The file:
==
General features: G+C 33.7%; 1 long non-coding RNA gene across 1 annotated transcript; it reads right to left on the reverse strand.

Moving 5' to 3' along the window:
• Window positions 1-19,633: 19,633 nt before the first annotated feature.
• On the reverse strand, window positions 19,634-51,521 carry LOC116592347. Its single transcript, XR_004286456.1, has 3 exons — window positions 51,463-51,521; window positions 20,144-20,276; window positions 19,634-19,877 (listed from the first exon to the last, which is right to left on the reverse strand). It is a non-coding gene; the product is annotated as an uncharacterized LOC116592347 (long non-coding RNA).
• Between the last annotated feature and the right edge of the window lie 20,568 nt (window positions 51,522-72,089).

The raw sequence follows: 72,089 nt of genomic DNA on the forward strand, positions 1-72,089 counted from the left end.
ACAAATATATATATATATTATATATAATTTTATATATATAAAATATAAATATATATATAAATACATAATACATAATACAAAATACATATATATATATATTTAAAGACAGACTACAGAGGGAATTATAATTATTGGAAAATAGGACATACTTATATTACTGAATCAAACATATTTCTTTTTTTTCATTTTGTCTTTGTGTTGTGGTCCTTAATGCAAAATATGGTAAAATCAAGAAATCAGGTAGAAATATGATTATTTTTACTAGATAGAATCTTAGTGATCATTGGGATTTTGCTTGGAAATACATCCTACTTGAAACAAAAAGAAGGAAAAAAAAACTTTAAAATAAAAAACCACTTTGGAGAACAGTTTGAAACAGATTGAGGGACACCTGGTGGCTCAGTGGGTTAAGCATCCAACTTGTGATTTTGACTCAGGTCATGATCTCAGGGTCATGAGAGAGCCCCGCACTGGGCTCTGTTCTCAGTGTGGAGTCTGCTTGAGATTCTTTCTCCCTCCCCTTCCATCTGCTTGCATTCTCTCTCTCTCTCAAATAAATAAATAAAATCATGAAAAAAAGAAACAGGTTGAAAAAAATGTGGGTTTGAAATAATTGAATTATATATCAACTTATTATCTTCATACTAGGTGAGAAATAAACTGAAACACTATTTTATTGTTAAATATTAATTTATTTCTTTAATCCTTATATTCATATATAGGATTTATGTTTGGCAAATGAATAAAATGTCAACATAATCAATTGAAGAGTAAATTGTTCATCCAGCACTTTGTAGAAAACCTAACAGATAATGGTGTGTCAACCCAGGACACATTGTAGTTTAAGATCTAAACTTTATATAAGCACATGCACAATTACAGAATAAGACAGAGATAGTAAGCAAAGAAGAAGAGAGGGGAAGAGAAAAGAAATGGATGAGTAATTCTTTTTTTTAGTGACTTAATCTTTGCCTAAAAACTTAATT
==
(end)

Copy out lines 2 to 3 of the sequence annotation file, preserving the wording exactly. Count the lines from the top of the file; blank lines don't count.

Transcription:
Moving 5' to 3' along the window:
• Window positions 1-19,633: 19,633 nt before the first annotated feature.